November 10, 2018

Minimizing Fire and Explosion Hazards in dusty systems

Minimizing Fire and Explosion Hazards in Dusty Systems: Having honest conversations about material handling hazards allow risks to be properly addressed, thereby reducing fire and explosion threats.

November 2, 2018

12 Tips for Centrifugal Pump Safety

12 Tips for Centrifugal Pump Safety: Centrifugal pumps are used in industrial settings, and there are several steps that should be followed to ensure safe and efficient pump operation.

October 29, 2018

On April 6, 1994, a unit operator was conducting rounds of the coker unit when he observed a leak coming from the mechanical seal of the heavy gas oil pump of coker unit #1. The operator decided to seek assistance; the head unit operator and six or seven unit operators responded. The operators placed water and steam on the leak to suppress the vapor from the seal. The head unit operator decided to shut down the pump and transfer the product to the secondary pump. As the operator shut down the primary pump, the mechanical seal blew, causing a vapor cloud to generate from the seal. The operators continued to put steam and water on the seal and isolated the pump from the pipe line. The remaining product in the pipe line leading to the primary heavy gas oil pump vaporized, leading to the dispersion of the vapor cloud. The operators who responded were wearing bunker gear and several wore emergency respirators. Those with respirators isolated the pump from the pipe line by closing the suction and discharge valves. The operators who were not wearing emergency respirators stationed themselves upwind of the vapor cloud and put water on the cloud; however, the wind changed direction several times, exposing unprotected operators to vapors. Employees #1 and #2, two unprotected operators who responded to incident, were brought to Hospital to be treated for inhalation of hydrocarbons. Employee #1 was hospitalized.
Source: OSHA

October 24, 2018

Hexane Vapors Ignited By Static Electricity; Worker Burned

Employee #1 was standing at the exit end of a conveyor, peeling off a build up of hexane adhesive from the inside of a stainless steel dip tank. A static discharge of electricity, apparently generated by the peeling action, caused a flash fire. Employee #1 suffered second degree burns on the back of his hands and his upper chest and neck. The tank is 12 inches by 15 inches by 22 inches in size. The employee was pulling adhesive from the back side of the tank when the fire started. All the equipment in the area is grounded and bonded and approved for the location. The flash point for hexane is -23 degrees.

September 18, 2018

Leak due to vibration

A specialized rubber manufacturing plant experienced leakage of a hexane solution from a pump discharge flange during use. The hexane vapor was ignited by a st atic electricity spark and a fire occurred. Apparently, the flange was loosened by vibrations from the pump.Routine operations were being carried out on site at the time of the accident.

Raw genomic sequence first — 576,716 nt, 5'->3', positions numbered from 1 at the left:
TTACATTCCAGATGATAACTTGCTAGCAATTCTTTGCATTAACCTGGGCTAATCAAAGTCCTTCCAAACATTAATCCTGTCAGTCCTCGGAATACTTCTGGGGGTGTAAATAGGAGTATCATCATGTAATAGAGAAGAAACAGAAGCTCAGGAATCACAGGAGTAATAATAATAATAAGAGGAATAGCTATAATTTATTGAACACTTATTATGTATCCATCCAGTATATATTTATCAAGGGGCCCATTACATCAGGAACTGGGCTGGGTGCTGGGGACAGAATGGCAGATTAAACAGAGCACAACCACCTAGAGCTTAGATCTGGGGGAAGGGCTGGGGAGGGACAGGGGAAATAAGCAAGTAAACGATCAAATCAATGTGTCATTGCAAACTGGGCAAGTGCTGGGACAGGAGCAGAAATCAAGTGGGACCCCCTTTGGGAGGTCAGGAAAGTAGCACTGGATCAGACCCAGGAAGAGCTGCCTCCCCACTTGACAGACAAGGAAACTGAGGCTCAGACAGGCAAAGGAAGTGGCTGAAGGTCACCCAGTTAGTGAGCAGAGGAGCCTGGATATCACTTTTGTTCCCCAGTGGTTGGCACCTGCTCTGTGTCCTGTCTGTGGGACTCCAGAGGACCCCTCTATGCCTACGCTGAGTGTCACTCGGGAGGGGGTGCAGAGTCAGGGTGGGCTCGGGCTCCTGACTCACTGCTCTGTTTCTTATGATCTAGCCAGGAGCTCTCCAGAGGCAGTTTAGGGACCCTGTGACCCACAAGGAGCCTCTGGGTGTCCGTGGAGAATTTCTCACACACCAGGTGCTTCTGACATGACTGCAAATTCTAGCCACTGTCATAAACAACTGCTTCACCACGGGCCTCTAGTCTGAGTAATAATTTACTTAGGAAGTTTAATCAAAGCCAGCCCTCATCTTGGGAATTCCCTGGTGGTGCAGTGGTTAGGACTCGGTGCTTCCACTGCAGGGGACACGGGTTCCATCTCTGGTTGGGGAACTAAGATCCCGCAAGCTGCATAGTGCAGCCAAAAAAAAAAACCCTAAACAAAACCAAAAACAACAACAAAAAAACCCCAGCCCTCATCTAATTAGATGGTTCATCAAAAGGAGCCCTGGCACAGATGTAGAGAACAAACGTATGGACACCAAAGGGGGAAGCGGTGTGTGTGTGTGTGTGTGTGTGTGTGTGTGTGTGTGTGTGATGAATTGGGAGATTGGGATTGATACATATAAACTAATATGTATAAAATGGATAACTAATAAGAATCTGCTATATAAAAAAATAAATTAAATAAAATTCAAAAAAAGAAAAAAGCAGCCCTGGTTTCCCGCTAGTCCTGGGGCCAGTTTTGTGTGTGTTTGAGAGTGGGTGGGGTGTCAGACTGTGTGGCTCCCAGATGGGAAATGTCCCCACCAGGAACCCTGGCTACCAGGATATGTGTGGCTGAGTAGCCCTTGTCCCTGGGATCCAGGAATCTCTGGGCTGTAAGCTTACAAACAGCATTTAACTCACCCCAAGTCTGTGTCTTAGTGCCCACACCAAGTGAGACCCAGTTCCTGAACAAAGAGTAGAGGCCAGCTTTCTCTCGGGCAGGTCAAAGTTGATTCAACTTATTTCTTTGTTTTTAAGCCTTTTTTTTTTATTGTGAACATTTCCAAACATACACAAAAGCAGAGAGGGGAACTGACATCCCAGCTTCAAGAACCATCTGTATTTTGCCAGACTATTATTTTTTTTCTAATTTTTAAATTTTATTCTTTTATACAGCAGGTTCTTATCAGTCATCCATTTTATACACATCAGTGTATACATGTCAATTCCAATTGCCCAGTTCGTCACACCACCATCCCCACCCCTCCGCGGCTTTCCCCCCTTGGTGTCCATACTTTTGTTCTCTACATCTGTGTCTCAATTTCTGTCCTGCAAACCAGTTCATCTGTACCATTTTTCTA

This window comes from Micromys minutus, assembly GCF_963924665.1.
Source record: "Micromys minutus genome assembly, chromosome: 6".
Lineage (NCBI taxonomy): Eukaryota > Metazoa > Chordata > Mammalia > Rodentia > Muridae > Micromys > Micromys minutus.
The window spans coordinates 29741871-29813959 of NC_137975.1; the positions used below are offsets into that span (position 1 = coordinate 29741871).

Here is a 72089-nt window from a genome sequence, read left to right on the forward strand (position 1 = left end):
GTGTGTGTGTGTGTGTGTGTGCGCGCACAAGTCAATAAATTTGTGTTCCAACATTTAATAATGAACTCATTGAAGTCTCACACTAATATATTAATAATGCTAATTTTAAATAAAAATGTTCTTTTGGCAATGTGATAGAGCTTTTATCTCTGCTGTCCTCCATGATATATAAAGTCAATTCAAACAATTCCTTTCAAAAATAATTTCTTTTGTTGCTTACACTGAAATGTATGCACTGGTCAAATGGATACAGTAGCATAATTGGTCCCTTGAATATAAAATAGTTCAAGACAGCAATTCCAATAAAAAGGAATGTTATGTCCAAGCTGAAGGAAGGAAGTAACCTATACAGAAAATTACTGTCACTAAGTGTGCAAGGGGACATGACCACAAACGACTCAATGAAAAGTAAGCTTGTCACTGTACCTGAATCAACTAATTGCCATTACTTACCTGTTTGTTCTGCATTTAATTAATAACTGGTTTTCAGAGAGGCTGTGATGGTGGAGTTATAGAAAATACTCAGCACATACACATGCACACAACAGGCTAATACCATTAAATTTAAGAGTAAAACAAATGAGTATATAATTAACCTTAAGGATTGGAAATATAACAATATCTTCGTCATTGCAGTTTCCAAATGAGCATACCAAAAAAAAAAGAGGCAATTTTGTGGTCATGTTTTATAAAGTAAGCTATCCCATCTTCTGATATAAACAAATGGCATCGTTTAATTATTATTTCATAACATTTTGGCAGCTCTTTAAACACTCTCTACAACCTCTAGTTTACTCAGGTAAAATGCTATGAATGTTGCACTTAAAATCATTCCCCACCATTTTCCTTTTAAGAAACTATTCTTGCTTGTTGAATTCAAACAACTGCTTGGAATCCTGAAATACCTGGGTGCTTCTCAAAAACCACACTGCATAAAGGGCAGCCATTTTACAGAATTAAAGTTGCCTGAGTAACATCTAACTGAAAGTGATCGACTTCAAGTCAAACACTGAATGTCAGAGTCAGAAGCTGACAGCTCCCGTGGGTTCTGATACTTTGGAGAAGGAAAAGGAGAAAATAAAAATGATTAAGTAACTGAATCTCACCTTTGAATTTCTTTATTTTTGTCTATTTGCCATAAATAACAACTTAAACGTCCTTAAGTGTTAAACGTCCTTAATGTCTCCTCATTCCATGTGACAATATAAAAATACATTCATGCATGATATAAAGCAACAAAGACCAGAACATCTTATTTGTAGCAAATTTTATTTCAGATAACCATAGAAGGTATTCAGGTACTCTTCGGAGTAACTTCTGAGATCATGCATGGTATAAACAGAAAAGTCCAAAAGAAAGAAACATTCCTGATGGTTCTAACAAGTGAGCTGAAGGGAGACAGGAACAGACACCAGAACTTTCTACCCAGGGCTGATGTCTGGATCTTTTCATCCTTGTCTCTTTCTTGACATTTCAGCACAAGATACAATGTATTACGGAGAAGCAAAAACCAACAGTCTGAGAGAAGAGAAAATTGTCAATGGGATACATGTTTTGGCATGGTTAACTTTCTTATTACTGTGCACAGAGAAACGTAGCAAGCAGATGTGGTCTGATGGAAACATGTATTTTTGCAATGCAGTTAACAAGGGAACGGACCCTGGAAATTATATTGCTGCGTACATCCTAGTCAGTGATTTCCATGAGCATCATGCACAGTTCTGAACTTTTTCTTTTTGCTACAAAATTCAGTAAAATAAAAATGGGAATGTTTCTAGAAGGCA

The operation involved the transfer of a hexane solution from an un-reacted raw material recovery tank to the washing process through the outlet of the first flange of the pump. The hexane solution
leaked, ignited, and burned. The financial costs of recovery and lost production were significant.
The cause of the accident was a loose flange that resulted in leakage of a flammable substance. During the operation, a previously undetected cavitation in the pump produced significant vibration
which loosened the flange. As a cause of the ignition it was considered that the hexane was charged when it spouted from the flange, and static electricity was discharged; then hexane vapor ignited
and a fire occurred.
It was considered that the vibration might have been intensified by the passage of an insoluble polymer lump through the pump, a malformation in the substance generated on the piping wall. In addition, a reducer connected a 3-inch (~75mm) flange of the discharge pump to 6-inch (~150mm) piping. The looseness of this flange might have been accelerated when the force
of vibration was added on the piping.
Lessons learned
Vibrating equipment can increase potential for stress fractures and gaps from loosely fitting interfaces, all of which can be sources of leaks that, if undetected, may result in an accident. It is necessary to pay sufficient attention to vibrating equipment, especially pumps that may be found in many processes throughout the site. Control measures to mitigate potential risks could include regularly scheduled inspections in line with existing technical standards or in-house experience, particular attention to small-bore piping (vulnerable to fatigue), installation of a  vibration monitor to detect and locate abnormal vibration patterns, as well as other measures available in guidance
on vibrations from numerous sources.
Source: European Commission

September 14, 2018

Common Causes of Gasket Failure

Common Causes of Gasket Failure: During the course of our 50 years in business, Associated Gaskets has seen many different types of gasket failures. Sometimes these were seen late at night when we were called out to help with an emergency, other times it was when one of our own gaskets was returned after failing …

September 6, 2018

Global warming and its effect on process incidents

As the effects of global warming are being felt, chemical industries must acknowledge the fact for planning for natural disasters. The "Fire from ice" video about the Valero refinery incident and The Arkema incident due to Hurricane Harvey are two examples related to climate. Cyclone maximum wind speeds are increasing and past weather data may not be a reliable predictor about the future. What are you doing about it?